Avon and Somerset with Simon Richardson
DISTANCE 45 miles (72km)
MAIN CLIMB Main climb: Castle of Comfort
TOTAL CLIMB 650m
ACHTUNG! Multiple crossings of the A38
Simon Richardson was a talented cross country mountain biker whose career suddenly stalled. He was British under-23 champion in 2005. He finished 12th in the 2006 Commonwealth Games, and was a British Cycling supported athlete aiming for a place at the Beijing Olympics.
Then, “all of a sudden I couldn’t meet the targets set by the plan. I continued to train hard but I wasn’t getting the results any more,” he explains in his Clifton flat in Bristol before setting off on the ride.
It’s a familiar story for young mountain bikers, and Richardson thinks he knows why. “I think it’s possible to underestimate the effort you put into a mountain bike race. You get a real pounding and are pushing near your limit for well over two hours. Some people compare it to running a marathon, and the top runners only do two or three of those a year, but a mountain biker will ride a lot more races than that.
“Also there’s a masochistic mentality that runs through cyclists. You think, I’ve done four hours today, I’ve got to do four tomorrow, and so on. You can soon end up in a big hole,” he says.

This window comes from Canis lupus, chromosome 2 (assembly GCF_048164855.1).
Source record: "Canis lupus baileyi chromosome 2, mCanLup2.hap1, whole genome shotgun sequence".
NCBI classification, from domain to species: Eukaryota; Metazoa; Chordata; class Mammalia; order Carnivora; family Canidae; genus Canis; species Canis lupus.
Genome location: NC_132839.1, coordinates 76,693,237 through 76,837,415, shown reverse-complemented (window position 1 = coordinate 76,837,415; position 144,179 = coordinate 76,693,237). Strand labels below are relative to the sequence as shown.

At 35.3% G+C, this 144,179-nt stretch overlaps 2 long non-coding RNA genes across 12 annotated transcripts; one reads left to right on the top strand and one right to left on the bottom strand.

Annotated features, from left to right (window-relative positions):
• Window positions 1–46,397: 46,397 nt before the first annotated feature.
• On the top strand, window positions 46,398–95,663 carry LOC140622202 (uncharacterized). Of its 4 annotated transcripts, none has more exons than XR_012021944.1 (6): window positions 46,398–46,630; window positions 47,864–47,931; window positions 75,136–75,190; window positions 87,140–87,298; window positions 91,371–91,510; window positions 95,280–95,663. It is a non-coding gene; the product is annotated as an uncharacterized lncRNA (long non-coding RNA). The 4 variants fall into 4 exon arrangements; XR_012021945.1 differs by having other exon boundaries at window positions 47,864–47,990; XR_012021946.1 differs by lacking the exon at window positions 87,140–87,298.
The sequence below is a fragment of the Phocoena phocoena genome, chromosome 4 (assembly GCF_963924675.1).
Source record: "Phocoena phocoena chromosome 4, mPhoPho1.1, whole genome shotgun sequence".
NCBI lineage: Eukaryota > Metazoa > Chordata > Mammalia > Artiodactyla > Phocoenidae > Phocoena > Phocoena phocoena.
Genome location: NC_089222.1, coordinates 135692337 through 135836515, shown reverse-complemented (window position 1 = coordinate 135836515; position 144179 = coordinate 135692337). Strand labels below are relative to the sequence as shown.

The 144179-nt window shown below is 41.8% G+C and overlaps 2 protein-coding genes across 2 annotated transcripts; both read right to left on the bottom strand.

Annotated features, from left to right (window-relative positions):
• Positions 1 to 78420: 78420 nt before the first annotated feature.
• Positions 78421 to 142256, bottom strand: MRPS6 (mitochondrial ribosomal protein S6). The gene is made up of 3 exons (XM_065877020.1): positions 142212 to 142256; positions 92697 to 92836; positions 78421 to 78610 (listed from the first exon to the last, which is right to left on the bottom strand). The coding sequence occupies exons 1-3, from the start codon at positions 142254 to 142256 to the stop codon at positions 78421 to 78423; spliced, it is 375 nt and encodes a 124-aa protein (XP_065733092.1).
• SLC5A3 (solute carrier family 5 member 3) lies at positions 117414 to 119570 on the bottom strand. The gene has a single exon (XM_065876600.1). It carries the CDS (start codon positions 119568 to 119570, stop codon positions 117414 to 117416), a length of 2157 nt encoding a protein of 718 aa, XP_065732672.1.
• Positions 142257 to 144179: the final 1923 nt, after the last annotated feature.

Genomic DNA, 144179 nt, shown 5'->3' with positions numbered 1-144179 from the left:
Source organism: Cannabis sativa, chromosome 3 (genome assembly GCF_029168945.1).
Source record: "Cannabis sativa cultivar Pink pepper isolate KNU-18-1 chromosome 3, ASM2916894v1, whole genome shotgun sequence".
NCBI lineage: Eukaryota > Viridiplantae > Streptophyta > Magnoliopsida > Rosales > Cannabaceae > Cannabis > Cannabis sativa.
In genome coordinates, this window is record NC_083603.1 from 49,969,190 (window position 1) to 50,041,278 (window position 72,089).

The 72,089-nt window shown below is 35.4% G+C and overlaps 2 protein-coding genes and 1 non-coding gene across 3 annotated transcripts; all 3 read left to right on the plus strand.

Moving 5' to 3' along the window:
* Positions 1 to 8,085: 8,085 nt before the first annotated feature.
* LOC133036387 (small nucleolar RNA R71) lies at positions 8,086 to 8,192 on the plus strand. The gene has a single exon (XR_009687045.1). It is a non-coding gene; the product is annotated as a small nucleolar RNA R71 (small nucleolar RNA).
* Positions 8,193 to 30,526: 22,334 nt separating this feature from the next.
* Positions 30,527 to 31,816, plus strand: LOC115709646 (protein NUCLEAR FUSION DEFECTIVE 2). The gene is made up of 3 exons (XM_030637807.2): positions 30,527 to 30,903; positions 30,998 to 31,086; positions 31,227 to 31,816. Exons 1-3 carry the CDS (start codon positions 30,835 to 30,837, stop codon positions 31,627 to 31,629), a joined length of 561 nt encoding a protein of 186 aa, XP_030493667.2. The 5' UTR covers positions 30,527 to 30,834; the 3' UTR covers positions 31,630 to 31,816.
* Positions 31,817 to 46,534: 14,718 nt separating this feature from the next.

Luckily PCA offered Richardson a way out in the form of a place in their road team. It was a big step. Richardson’s first two stage races were the Tour of Ireland and Tour of Britain, but he got through them well. “I’d trained a lot on the road — most of my training in fact — but I only rode a few road races for training while I was a mountain biker, so I’ve had a lot of learning to do.”
Clifton has a Bohemian, city feel but is right on the edge of Bristol, so it’s ideal for a young bike rider who needs to get straight out into the countryside. And are there many better starts to a ride than over Isambard Kindom Brunel’s famous suspension bridge?
Brunel won the contract to build this revolutionary bridge in 1830, when he was the same age as Richardson is now: 24. But a life of hard work and worry over the impossible projects that Brunel set himself, including this one, wore him out and he died at the age of 53, never to see his bridge completed.
The route descends through the country park of Ashton Court, an excellent place for mountain bikers, with waymarked trails and only a stone’s throw from the city. Lanky Richardson looks smooth as he crouches into the descent, but he is well aware that descending on a road bike is very different with 100-plus riders around you. “Bunch positioning was my biggest problem in Ireland and the Tour of Britain,” he says.
“Every day I’d lose a handful of seconds. I’d be OK, sitting comfortably in the line, but too far back, and people would sit up on the run-in to stage finishes. Or I’d get it completely wrong on a descent, like the day over Exmoor in the Tour of Britain. I was climbing OK that day, but I ended up in a group of non-climbers just because I was in the wrong place on the descents.
“That’s one of the hard things about road racing. In a mountain bike race it’s always the best man who wins, but a moment’s lapse in concentration in a road race can land you with a place that’s far worse than you had expected. In a way though I like that. It adds to the challenge.”